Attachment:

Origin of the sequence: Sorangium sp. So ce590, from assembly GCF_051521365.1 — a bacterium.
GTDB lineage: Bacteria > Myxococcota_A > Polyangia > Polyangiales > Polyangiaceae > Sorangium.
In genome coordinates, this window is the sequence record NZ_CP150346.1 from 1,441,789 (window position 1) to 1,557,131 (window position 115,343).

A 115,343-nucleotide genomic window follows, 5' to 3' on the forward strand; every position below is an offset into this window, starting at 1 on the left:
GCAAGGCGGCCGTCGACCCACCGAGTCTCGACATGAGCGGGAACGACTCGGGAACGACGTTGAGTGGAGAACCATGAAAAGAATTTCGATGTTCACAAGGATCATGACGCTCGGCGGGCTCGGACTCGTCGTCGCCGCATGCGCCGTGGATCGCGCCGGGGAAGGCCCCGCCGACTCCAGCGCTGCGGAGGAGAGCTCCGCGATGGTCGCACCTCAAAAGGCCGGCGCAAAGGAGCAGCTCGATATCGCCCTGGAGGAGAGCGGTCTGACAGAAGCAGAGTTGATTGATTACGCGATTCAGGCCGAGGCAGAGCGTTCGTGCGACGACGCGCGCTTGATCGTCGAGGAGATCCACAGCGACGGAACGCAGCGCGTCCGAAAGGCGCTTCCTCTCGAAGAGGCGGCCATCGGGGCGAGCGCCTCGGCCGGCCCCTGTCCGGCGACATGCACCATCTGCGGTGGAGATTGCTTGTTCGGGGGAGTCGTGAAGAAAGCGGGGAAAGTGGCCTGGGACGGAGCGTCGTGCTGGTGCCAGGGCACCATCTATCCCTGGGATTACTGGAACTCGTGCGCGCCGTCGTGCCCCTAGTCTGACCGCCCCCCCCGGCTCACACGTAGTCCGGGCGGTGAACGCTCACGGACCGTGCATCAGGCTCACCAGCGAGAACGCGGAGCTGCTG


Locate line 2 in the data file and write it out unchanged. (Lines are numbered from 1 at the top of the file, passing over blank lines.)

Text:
GTDB lineage: Bacteria > Myxococcota_A > Polyangia > Polyangiales > Polyangiaceae > Sorangium.